The results of the public consultation on transformation of Health and Care in the Digital Single Market (20 July - 12 October 2017) are now available.

Background

In May 2017, the European Commission presented the Mid-term review of the Digital Single Market Strategy. It identified three main pillars in the area of digital health and care:

  • Citizens' secure access to electronic health records and the possibility to share it across borders and the use of e-prescriptions;
  • Supporting data infrastructure;
  • Facilitating feedback and interaction between patients and healthcare providers.

To address these issues, an open public consultation on Transformation of Health and Care in the Digital Single Market was launched, which ran from 20 July 2017 to 12 October 2017.

Results

1464 responses were received from across the 28 EU Member States and 7 other countries.

There was strong support for actions that enable citizens to have access to and use health related data across borders. Over 93% of respondents believe that "Citizens should be able to manage their own health data" and 81% of respondents believe that "sharing of health data could be beneficial to improve treatment, diagnosis and prevention of diseases across the EU".

The main purposes for which respondents consider that their health data could be made available are:

  • Progressing research and innovation (73.4%)
  • For their own treatment (67.8%)
  • To improve clinical practice (66.4%)

Data security and privacy are key concerns expressed by 73% and 62% of citizens respectively. Individuals must have confidence that personal data concerning health will not be misused, will be stored correctly and that high cybersecurity standards are applied for personal data concerning health. Some 64 % of respondents supported the development of a cross-border infrastructure to pool access to health data and scientific expertise more securely across the EU.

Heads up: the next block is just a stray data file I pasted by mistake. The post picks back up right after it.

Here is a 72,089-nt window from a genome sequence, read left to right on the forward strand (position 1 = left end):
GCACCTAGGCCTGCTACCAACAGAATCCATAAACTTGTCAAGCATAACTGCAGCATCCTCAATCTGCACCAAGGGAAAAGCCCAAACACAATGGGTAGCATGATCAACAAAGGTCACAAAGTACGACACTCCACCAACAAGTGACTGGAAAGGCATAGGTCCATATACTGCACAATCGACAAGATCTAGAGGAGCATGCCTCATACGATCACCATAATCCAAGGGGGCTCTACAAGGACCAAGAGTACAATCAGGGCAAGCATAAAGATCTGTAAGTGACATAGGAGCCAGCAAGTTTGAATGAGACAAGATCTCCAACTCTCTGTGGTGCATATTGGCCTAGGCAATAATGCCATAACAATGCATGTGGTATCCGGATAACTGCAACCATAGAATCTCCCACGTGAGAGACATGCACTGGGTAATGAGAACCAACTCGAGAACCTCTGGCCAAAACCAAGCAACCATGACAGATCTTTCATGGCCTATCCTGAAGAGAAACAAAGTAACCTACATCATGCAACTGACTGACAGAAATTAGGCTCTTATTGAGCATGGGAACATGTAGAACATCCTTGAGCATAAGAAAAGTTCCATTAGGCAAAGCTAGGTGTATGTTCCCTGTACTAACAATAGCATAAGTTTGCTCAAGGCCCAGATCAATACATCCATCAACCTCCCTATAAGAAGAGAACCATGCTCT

Barriers

Major barriers to accessing health data across the EU were identified. They included:

  • Risks of privacy breaches;
  • Cybersecurity risks;
  • Lack of infrastructure.

In response to the question "What should the EU do to overcome barriers to access and sharing of data?" respondents voiced strong support for the development of an EU legislative framework to ensure cross-border access to and use of data concerning health. The EU should:

  • Standardise Electronic Health Records;
  • Develop harmonised standards for data-quality and reliability;
  • Propose health-related cybersecurity standards, and;
  • Support cross-border interoperability through open exchange formats.

53.2% of respondents confirm they do not have access to digital health and care services. Of those who don't, two out of three respondents would like to have access to these digital services and more than 80% recognise that digital innovation, particularly enabling citizen feedback, can improve health care services. In order to address the low level of adoption of digital health solutions in health care, the respondents favoured:

  • Sustained EU investment in research and innovation;
  • Transfer of knowledge and practices between Member States and regions;
  • Common approaches for feedback mechanisms about quality of treatment.

Read the full report